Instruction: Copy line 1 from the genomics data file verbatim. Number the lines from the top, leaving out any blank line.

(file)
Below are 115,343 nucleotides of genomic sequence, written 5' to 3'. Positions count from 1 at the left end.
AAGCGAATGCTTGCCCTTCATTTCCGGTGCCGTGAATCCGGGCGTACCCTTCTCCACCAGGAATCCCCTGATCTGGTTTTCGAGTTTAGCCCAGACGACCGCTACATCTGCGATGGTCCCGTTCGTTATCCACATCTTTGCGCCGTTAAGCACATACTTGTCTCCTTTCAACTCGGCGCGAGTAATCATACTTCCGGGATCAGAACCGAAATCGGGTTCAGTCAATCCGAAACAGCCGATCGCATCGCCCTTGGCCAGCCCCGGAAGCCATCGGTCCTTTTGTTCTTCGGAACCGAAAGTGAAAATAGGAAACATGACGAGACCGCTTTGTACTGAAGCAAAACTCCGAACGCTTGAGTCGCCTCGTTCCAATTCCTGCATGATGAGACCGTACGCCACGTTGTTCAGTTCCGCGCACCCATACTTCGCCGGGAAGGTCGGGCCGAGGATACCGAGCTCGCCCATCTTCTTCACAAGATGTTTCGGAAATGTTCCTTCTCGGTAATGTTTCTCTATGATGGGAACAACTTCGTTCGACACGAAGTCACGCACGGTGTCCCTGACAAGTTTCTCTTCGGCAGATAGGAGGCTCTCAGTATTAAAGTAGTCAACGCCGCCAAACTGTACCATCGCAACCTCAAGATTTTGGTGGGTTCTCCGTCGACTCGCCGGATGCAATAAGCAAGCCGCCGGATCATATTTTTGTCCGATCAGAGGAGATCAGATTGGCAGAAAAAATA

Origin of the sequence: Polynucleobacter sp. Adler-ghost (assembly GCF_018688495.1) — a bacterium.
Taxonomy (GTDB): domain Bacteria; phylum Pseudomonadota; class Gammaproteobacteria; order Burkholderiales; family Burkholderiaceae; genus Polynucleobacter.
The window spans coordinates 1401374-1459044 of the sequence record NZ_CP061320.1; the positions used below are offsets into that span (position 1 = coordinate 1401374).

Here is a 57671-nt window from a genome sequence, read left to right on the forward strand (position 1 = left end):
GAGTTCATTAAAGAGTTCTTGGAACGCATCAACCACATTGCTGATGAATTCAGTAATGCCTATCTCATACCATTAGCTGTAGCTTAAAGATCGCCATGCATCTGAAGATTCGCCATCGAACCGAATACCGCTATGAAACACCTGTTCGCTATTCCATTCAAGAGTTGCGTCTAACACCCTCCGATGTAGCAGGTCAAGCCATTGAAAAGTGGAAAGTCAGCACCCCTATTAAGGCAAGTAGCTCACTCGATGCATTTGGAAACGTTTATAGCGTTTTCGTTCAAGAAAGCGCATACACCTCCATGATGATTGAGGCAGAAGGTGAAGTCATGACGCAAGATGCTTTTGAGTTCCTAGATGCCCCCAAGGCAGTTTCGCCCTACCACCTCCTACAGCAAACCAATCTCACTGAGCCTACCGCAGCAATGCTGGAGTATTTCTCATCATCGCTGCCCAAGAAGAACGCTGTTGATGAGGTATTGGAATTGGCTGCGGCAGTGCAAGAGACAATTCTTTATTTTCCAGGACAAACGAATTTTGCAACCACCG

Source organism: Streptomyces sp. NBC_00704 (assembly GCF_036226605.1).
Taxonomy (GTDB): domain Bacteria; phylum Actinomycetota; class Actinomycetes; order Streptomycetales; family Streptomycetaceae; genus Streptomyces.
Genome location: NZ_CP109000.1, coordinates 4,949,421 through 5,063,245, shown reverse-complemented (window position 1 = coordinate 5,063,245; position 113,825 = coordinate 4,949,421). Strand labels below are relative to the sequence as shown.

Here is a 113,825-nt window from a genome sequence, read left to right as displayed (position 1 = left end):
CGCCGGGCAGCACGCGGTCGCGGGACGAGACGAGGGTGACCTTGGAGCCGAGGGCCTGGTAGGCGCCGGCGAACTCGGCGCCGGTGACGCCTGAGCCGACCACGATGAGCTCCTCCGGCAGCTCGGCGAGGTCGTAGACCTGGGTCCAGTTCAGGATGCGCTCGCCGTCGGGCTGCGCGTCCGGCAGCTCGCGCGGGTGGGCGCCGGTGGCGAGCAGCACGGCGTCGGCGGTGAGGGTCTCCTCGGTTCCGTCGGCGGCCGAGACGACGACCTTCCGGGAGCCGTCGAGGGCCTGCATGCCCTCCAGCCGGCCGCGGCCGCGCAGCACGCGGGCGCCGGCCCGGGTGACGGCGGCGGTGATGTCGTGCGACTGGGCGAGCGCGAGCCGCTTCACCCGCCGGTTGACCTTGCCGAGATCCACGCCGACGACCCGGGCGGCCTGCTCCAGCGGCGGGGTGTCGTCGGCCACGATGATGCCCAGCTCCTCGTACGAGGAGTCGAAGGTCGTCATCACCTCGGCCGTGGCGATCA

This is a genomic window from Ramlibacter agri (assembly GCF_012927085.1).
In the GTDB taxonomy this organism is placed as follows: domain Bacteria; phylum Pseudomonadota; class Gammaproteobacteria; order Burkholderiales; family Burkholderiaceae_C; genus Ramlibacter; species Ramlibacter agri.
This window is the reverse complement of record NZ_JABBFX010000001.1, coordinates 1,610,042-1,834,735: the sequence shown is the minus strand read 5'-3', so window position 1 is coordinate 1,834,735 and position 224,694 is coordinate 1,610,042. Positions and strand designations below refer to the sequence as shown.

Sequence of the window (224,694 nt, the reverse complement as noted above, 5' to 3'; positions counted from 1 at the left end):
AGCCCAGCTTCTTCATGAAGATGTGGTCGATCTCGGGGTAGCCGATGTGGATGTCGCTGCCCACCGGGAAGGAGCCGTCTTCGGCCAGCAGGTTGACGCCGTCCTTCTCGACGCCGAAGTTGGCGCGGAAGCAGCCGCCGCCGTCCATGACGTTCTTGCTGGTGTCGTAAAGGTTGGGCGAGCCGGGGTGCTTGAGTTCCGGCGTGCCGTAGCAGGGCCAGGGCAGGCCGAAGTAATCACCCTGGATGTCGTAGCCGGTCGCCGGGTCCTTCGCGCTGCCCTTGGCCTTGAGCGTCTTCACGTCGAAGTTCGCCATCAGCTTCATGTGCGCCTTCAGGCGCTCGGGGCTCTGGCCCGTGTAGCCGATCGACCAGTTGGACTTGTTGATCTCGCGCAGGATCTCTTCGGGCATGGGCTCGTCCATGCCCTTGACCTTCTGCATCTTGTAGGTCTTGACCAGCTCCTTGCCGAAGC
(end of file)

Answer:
Below are 115,343 nucleotides of genomic sequence, written 5' to 3'. Positions count from 1 at the left end.